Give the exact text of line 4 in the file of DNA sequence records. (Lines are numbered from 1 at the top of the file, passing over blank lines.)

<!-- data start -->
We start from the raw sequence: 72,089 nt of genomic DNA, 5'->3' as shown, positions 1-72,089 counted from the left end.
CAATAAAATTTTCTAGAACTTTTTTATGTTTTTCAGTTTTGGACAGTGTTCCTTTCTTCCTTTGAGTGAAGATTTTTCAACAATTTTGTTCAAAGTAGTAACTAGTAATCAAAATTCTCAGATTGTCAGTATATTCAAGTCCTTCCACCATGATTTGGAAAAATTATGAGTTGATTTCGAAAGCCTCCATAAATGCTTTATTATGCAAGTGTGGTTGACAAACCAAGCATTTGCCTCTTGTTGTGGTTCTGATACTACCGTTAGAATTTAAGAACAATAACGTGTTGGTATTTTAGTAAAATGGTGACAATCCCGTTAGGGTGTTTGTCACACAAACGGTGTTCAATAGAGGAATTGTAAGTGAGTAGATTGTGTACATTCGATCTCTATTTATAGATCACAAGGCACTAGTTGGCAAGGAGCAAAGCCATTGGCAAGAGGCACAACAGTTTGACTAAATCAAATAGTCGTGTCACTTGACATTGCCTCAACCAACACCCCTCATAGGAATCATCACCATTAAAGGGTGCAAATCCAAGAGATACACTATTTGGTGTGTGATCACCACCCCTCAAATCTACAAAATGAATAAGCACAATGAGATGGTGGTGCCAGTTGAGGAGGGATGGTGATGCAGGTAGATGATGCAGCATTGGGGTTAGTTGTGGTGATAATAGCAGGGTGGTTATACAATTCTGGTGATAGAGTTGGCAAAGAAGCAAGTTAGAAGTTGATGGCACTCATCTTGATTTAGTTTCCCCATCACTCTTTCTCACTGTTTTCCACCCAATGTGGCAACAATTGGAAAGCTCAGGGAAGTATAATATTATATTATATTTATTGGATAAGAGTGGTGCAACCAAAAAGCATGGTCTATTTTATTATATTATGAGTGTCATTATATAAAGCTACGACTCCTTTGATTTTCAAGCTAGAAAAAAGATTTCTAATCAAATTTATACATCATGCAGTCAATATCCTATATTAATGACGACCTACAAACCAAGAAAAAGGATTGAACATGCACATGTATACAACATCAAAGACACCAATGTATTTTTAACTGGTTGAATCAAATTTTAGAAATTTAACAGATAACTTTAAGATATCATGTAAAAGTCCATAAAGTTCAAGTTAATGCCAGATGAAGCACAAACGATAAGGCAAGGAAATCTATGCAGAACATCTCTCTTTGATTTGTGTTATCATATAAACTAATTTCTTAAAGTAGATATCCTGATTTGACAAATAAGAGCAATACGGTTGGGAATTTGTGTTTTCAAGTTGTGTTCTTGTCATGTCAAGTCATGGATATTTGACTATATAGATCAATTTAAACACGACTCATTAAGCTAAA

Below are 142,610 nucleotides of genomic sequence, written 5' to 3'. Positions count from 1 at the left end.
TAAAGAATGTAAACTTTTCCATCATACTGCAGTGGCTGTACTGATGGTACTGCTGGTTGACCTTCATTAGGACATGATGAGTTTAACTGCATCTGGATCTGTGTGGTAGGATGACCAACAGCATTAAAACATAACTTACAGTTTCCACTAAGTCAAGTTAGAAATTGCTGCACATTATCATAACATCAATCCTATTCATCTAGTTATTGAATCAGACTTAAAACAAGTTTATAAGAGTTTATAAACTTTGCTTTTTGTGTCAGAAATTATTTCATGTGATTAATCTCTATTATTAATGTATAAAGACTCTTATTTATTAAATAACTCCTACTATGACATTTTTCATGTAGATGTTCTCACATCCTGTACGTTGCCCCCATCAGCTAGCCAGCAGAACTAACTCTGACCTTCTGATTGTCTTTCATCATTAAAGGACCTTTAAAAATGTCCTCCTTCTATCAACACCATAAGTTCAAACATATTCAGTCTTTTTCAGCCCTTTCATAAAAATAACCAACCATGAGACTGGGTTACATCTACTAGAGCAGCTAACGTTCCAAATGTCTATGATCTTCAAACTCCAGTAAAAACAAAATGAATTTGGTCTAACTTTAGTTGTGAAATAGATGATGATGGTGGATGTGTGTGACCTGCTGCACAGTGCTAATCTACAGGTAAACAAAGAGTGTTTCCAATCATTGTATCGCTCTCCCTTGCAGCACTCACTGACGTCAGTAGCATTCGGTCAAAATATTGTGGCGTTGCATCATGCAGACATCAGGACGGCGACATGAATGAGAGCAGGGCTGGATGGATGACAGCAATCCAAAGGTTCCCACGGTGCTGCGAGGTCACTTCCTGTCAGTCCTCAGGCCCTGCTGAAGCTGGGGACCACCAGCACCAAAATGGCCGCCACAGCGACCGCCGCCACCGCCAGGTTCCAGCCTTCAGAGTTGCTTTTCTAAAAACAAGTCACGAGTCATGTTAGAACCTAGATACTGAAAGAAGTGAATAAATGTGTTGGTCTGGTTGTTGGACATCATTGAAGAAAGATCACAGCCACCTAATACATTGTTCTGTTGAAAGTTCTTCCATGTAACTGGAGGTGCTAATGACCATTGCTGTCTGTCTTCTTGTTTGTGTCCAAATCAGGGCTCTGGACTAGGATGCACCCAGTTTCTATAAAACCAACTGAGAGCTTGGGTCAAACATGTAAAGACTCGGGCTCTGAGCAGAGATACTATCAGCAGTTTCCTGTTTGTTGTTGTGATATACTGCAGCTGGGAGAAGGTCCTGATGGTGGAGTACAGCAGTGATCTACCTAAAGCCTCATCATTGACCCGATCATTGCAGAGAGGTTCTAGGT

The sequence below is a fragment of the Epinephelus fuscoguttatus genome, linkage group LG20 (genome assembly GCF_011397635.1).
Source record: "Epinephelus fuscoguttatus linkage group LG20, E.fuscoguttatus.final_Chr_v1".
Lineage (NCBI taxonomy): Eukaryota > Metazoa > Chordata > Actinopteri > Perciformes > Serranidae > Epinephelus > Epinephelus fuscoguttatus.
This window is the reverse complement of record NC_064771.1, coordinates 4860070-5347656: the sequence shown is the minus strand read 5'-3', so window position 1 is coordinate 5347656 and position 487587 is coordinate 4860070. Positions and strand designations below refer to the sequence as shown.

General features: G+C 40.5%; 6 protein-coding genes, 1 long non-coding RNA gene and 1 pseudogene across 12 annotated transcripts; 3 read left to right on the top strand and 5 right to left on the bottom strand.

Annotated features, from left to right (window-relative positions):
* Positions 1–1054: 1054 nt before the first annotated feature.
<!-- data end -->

TAAAGAATGTAAACTTTTCCATCATACTGCAGTGGCTGTACTGATGGTACTGCTGGTTGACCTTCATTAGGACATGATGAGTTTAACTGCATCTGGATCTGTGTGGTAGGATGACCAACAGCATTAAAACATAACTTACAGTTTCCACTAAGTCAAGTTAGAAATTGCTGCACATTATCATAACATCAATCCTATTCATCTAGTTATTGAATCAGACTTAAAACAAGTTTATAAGAGTTTATAAACTTTGCTTTTTGTGTCAGAAATTATTTCATGTGATTAATCTCTATTATTAATGTATAAAGACTCTTATTTATTAAATAACTCCTACTATGACATTTTTCATGTAGATGTTCTCACATCCTGTACGTTGCCCCCATCAGCTAGCCAGCAGAACTAACTCTGACCTTCTGATTGTCTTTCATCATTAAAGGACCTTTAAAAATGTCCTCCTTCTATCAACACCATAAGTTCAAACATATTCAGTCTTTTTCAGCCCTTTCATAAAAATAACCAACCATGAGACTGGGTTACATCTACTAGAGCAGCTAACGTTCCAAATGTCTATGATCTTCAAACTCCAGTAAAAACAAAATGAATTTGGTCTAACTTTAGTTGTGAAATAGATGATGATGGTGGATGTGTGTGACCTGCTGCACAGTGCTAATCTACAGGTAAACAAAGAGTGTTTCCAATCATTGTATCGCTCTCCCTTGCAGCACTCACTGACGTCAGTAGCATTCGGTCAAAATATTGTGGCGTTGCATCATGCAGACATCAGGACGGCGACATGAATGAGAGCAGGGCTGGATGGATGACAGCAATCCAAAGGTTCCCACGGTGCTGCGAGGTCACTTCCTGTCAGTCCTCAGGCCCTGCTGAAGCTGGGGACCACCAGCACCAAAATGGCCGCCACAGCGACCGCCGCCACCGCCAGGTTCCAGCCTTCAGAGTTGCTTTTCTAAAAACAAGTCACGAGTCATGTTAGAACCTAGATACTGAAAGAAGTGAATAAATGTGTTGGTCTGGTTGTTGGACATCATTGAAGAAAGATCACAGCCACCTAATACATTGTTCTGTTGAAAGTTCTTCCATGTAACTGGAGGTGCTAATGACCATTGCTGTCTGTCTTCTTGTTTGTGTCCAAATCAGGGCTCTGGACTAGGATGCACCCAGTTTCTATAAAACCAACTGAGAGCTTGGGTCAAACATGTAAAGACTCGGGCTCTGAGCAGAGATACTATCAGCAGTTTCCTGTTTGTTGTTGTGATATACTGCAGCTGGGAGAAGGTCCTGATGGTGGAGTACAGCAGTGATCTACCTAAAGCCTCATCATTGACCCGATCATTGCAGAGAGGTTCTAGGT